Penelope, the daughter of a local priest, is lured to a villa in the south of France where she is the victim of a cruel hoax. As to how she came into the situation, we are first introduced to her as a child and the background is set out with Stewart's usual wit and highly descriptive writing. Fulke Ferneydale, now a rich novelist, knew Penelope then – indeed, in her later teenage years he suddenly proposed to her, but she turned him down. At the time, he had something of a chip on his shoulder as his father was 'in trade', which is something Penelope's father looked down upon in a snobbish manner, although it didn't affect her. Accordingly, Ferneydale went off and married Sophie, although he subsequently managed to enjoy a string of mistresses and young boys. Penelope married Caspar, but he is withdrawn, scholarly and boring, not to mention materially unsuccessful. So what is to become of her in France? There are many twists to this tale, not least the final surprise.
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    Memorial Service

      J. I. M. Stewart

Memorial Service

This is the third novel in the Oxford quintet entitled 'Staircase in Surrey'. Duncan Pattullo returns in middle age to his old college. The Provost is heavily engaged in trying to secure a benefaction from a charitable trust which the old and outrageous Cedric Mumford influences. One significant complication is the presence in college of Ivo Mumford, Cedric's grandson. He is badly behaved and far from a credit to the college. His magazine, 'Priapus' proves to be wholly objectionable. Stewart explores the nature of the complicated relationships between the characters with his usual wit, literary style and intellectual precision and turns what might otherwise be a very common and ordinary situation into something that will grip the reader from cover to cover.
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    The Guardians

      J. I. M. Stewart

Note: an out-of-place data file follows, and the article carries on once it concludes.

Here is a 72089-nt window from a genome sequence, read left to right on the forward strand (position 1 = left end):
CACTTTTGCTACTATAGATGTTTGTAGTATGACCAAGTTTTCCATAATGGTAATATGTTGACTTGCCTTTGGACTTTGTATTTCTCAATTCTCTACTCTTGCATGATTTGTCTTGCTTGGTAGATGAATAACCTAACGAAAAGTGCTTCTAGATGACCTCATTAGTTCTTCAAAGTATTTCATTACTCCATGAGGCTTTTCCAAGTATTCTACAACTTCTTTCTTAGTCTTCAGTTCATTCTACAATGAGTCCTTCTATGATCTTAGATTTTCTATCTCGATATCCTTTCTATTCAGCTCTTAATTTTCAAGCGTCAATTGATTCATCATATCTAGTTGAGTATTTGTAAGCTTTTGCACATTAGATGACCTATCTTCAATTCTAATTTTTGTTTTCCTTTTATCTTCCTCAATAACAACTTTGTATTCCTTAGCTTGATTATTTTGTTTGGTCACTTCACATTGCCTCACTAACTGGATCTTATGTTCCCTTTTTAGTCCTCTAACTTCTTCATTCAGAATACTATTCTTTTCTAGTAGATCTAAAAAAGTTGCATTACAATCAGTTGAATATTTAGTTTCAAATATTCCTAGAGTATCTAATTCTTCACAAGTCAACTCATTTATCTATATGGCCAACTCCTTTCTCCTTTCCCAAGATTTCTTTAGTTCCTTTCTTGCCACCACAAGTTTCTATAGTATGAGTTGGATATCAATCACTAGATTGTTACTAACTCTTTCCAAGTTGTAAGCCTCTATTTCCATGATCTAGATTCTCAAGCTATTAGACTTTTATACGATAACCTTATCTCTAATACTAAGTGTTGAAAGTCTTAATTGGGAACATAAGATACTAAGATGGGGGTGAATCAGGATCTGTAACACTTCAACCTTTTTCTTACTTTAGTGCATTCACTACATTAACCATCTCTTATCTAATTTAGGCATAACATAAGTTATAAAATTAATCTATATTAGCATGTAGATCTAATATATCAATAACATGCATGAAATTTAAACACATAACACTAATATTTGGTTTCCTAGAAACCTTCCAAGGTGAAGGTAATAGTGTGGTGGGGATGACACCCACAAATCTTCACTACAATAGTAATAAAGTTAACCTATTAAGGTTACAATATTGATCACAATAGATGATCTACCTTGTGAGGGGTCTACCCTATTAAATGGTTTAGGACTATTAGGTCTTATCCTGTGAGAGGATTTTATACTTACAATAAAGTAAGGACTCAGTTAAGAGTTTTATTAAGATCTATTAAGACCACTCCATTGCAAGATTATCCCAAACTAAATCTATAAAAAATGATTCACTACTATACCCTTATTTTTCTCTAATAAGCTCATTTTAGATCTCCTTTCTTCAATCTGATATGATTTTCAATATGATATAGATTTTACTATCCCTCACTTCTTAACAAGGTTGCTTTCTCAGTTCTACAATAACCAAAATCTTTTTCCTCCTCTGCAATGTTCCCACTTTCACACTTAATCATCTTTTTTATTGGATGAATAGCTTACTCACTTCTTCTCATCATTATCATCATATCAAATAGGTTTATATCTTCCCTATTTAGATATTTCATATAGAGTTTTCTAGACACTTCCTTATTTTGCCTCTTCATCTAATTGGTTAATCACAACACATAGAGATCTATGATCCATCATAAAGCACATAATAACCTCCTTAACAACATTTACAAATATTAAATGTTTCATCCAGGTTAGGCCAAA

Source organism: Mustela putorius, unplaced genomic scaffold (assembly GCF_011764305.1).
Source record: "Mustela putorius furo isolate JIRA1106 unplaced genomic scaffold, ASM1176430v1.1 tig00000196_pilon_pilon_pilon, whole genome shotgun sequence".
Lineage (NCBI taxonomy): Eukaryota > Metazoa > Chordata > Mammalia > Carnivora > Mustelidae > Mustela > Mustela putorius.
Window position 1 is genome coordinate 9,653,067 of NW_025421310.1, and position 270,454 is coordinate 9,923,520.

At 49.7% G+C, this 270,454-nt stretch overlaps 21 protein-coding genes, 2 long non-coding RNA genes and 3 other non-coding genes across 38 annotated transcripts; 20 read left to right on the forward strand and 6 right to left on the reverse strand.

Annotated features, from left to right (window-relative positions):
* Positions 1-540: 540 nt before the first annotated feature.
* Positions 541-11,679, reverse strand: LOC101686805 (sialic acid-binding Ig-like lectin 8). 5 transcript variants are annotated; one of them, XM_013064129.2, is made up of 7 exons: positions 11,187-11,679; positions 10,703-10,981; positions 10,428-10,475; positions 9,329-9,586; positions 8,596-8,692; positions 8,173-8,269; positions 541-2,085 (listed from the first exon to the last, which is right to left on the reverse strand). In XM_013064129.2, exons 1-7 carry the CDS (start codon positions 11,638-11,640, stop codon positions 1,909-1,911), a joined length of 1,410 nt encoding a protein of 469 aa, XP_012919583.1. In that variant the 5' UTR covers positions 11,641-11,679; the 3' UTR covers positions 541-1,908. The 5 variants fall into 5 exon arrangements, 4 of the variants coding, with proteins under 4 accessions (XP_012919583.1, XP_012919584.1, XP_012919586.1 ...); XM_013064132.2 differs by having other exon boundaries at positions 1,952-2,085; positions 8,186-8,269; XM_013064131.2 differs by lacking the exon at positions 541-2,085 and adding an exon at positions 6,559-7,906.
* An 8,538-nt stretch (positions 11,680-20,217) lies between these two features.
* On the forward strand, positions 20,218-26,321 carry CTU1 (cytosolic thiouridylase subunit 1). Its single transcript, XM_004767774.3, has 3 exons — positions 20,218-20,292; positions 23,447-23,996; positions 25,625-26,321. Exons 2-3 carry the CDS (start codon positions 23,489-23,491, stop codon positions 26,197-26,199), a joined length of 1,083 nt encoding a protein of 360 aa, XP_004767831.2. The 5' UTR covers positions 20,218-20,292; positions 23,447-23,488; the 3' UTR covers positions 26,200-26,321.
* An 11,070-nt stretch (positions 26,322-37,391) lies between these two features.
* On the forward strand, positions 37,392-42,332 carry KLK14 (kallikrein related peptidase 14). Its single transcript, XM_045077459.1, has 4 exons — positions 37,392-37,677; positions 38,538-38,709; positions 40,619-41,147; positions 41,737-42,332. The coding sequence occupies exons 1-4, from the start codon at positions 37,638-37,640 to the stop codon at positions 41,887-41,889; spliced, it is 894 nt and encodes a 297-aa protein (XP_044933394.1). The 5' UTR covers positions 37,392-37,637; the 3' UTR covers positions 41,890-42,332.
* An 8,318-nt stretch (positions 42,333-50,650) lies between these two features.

The Guardians

Willard Quail, an American citizen, re-visits Oxford many years after leaving the University so as to look after railroad and other businesses following the death of his father. Now, he meets old acquaintances, such as a former tutor, old Dr. Stringfellow, and comes into contact with a convoluted and seemingly connected bunch of people as he pursues the Fontaney Journals. Quail's motive and purpose in making the journey may not be immediately apparent, but with his usual wit and skill J.I.M. Stewart leads the reader to the story's satisfying conclusion. As for Quail? Well, he returns to New York. Mission accomplished?
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    Full Term

      J. I. M. Stewart

Full Term

The final volume in the 'A Staircase in Surrey' quintet. Duncan Pattullo is coming to the end of his term as 'narrator' and is thinking of re-marrying, although his former wife continues to cause difficulties. His intended is also providing gossip for the college, but that is as nothing compared to the scandal caused by Watershute, an eminent nuclear physicist. His misdemeanours range from abandoning his family and conducting an affair in Venice, to being drunk at High Table. However, things get very serious when he appears to be involved in activities that might amount to treason. An interesting and convoluted plot, which is a fitting end to this acclaimed series, is carried forward with J.I.M. Stewart's hallmark skill and wit. Full Term can be read in order, or as a standalone novel.
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    Andrew and Tobias

      J. I. M. Stewart

Andrew and Tobias

The Feltons are a family with a long lineage stretching back beyond the Norman Conquest. They now have a daughter, Ianthe, but prior to her birth Tobias, or Toby, was fostered and then adopted as their heir after he had miraculously survived the sinking of a refugee ship by a German U-Boat. Then, someone who is clearly Toby's twin turns up as an under-gardener. He had been fostered by a Scottish couple, now dead. There is now general and disturbed confusion on everyone's part – including the boys themselves. Stewart explores magnificently the nature of the complicated relationships, including those from outside of the family such as Toby's lover; the irony of the situation; and the many ramifications of class and culture in the absurd situation the characters find themselves.
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    Cucumber Sandwiches

      J. I. M. Stewart